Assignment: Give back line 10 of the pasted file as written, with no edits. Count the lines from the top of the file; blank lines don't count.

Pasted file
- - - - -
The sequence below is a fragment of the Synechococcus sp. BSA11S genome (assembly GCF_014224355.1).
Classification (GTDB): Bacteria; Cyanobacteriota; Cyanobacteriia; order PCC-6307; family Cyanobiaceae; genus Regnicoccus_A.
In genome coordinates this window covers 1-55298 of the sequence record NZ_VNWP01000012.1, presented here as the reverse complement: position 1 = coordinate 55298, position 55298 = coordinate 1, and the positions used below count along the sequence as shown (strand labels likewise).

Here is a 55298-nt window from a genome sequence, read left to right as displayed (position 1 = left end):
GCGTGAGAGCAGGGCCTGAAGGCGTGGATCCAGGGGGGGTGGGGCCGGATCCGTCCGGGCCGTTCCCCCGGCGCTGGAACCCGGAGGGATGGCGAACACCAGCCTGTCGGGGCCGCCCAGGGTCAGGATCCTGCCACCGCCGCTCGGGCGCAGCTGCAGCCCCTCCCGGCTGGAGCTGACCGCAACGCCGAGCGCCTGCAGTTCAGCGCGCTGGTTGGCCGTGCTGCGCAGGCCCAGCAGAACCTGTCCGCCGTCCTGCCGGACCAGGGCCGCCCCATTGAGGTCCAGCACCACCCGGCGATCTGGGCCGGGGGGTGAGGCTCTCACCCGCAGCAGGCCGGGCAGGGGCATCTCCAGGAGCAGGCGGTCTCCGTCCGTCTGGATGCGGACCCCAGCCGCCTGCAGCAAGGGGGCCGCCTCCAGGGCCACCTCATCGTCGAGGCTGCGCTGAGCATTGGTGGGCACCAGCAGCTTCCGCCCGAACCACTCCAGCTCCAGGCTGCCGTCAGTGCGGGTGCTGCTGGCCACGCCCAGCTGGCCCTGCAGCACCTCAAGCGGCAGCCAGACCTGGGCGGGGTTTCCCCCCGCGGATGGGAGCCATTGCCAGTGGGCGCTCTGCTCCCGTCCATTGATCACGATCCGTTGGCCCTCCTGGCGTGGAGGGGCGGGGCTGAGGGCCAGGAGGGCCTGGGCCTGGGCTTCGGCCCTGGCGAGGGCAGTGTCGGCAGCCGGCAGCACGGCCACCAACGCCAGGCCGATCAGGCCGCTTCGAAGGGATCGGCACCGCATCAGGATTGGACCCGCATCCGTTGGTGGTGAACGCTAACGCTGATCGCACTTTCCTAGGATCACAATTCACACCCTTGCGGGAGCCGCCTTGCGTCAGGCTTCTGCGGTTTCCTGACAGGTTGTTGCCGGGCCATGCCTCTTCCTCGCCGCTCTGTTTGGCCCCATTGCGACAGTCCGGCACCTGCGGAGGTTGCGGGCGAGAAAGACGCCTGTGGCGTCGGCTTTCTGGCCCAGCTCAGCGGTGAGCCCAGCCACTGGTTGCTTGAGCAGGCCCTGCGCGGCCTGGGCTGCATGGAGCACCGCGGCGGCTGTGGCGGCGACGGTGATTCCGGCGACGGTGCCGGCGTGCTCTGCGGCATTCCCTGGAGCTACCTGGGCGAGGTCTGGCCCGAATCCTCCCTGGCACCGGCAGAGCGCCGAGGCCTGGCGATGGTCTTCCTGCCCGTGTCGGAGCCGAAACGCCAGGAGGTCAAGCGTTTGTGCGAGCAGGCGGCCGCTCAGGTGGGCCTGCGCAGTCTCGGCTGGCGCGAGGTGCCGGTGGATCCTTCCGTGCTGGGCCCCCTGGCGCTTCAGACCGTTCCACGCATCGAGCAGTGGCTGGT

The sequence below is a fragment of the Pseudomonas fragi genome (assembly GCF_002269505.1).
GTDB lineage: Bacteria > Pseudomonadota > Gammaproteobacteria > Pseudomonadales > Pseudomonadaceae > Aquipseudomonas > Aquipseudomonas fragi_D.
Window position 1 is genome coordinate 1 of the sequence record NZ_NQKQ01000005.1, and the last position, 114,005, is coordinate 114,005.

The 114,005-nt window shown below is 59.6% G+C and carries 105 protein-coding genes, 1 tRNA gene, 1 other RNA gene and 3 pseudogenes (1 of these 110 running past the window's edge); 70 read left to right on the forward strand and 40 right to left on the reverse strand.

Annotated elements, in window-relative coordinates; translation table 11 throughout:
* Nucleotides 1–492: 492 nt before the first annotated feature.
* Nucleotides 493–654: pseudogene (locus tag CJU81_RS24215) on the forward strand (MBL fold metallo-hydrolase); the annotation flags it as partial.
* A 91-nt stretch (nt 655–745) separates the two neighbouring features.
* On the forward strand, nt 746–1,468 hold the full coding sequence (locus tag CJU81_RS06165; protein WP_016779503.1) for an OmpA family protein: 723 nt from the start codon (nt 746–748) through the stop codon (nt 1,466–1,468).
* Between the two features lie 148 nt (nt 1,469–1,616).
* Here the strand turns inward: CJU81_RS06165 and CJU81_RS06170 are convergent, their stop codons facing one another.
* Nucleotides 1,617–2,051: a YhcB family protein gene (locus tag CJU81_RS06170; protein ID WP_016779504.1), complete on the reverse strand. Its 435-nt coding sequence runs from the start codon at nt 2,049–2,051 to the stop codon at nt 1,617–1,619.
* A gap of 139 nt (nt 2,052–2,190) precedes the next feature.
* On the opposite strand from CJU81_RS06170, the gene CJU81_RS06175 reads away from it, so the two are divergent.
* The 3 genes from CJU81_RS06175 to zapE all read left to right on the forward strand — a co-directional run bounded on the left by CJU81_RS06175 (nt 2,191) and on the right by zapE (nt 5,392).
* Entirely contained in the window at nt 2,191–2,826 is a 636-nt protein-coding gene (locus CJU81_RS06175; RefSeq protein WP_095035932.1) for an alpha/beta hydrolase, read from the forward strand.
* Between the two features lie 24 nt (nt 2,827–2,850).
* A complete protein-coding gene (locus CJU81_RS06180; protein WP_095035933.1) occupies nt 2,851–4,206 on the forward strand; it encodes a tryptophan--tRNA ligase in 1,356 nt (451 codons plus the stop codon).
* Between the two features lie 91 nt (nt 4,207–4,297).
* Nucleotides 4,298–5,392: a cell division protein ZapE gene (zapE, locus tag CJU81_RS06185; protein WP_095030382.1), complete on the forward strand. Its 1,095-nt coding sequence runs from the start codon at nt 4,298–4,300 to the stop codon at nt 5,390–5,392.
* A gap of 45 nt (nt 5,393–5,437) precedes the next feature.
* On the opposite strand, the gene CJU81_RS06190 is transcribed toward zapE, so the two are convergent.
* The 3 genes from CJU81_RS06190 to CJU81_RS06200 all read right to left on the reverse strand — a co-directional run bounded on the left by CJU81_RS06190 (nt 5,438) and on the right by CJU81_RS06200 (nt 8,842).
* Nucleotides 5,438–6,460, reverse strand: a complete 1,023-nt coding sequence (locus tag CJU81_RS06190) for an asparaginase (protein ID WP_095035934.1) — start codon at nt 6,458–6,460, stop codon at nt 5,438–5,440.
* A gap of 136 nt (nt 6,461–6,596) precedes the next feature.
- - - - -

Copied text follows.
Annotated elements, in window-relative coordinates; translation table 11 throughout: